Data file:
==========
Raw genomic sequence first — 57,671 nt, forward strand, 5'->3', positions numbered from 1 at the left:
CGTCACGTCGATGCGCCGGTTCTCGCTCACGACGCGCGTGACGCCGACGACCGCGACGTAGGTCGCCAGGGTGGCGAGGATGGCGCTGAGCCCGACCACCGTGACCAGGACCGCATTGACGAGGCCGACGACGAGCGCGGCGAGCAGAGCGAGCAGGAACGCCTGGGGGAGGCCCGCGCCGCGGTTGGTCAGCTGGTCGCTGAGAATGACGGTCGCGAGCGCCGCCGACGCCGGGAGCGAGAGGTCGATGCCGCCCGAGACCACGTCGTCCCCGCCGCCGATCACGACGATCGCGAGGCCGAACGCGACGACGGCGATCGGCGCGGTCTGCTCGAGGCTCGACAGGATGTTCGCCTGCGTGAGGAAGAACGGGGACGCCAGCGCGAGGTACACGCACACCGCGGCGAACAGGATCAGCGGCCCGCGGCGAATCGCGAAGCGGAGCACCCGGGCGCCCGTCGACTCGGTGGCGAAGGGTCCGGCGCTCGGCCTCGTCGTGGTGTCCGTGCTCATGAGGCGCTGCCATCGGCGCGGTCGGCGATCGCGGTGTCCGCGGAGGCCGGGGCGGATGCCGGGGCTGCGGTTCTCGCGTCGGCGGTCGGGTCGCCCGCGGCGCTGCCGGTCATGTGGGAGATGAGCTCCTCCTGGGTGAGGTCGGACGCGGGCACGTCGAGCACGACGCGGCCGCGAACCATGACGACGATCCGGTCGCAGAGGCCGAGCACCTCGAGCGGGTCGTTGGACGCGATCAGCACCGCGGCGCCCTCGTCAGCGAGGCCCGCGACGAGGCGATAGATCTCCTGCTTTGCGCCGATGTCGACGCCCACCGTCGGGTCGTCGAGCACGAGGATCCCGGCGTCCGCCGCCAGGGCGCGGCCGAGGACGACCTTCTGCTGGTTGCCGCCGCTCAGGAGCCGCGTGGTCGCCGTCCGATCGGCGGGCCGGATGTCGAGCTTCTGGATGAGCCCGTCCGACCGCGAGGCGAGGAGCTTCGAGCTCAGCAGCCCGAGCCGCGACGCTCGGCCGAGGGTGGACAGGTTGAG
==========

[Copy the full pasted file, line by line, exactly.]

Raw genomic sequence first — 57,671 nt, forward strand, 5'->3', positions numbered from 1 at the left:
CGTCACGTCGATGCGCCGGTTCTCGCTCACGACGCGCGTGACGCCGACGACCGCGACGTAGGTCGCCAGGGTGGCGAGGATGGCGCTGAGCCCGACCACCGTGACCAGGACCGCATTGACGAGGCCGACGACGAGCGCGGCGAGCAGAGCGAGCAGGAACGCCTGGGGGAGGCCCGCGCCGCGGTTGGTCAGCTGGTCGCTGAGAATGACGGTCGCGAGCGCCGCCGACGCCGGGAGCGAGAGGTCGATGCCGCCCGAGACCACGTCGTCCCCGCCGCCGATCACGACGATCGCGAGGCCGAACGCGACGACGGCGATCGGCGCGGTCTGCTCGAGGCTCGACAGGATGTTCGCCTGCGTGAGGAAGAACGGGGACGCCAGCGCGAGGTACACGCACACCGCGGCGAACAGGATCAGCGGCCCGCGGCGAATCGCGAAGCGGAGCACCCGGGCGCCCGTCGACTCGGTGGCGAAGGGTCCGGCGCTCGGCCTCGTCGTGGTGTCCGTGCTCATGAGGCGCTGCCATCGGCGCGGTCGGCGATCGCGGTGTCCGCGGAGGCCGGGGCGGATGCCGGGGCTGCGGTTCTCGCGTCGGCGGTCGGGTCGCCCGCGGCGCTGCCGGTCATGTGGGAGATGAGCTCCTCCTGGGTGAGGTCGGACGCGGGCACGTCGAGCACGACGCGGCCGCGAACCATGACGACGATCCGGTCGCAGAGGCCGAGCACCTCGAGCGGGTCGTTGGACGCGATCAGCACCGCGGCGCCCTCGTCAGCGAGGCCCGCGACGAGGCGATAGATCTCCTGCTTTGCGCCGATGTCGACGCCCACCGTCGGGTCGTCGAGCACGAGGATCCCGGCGTCCGCCGCCAGGGCGCGGCCGAGGACGACCTTCTGCTGGTTGCCGCCGCTCAGGAGCCGCGTGGTCGCCGTCCGATCGGCGGGCCGGATGTCGAGCTTCTGGATGAGCCCGTCCGACCGCGAGGCGAGGAGCTTCGAGCTCAGCAGCCCGAGCCGCGACGCTCGGCCGAGGGTGGACAGGTTGAG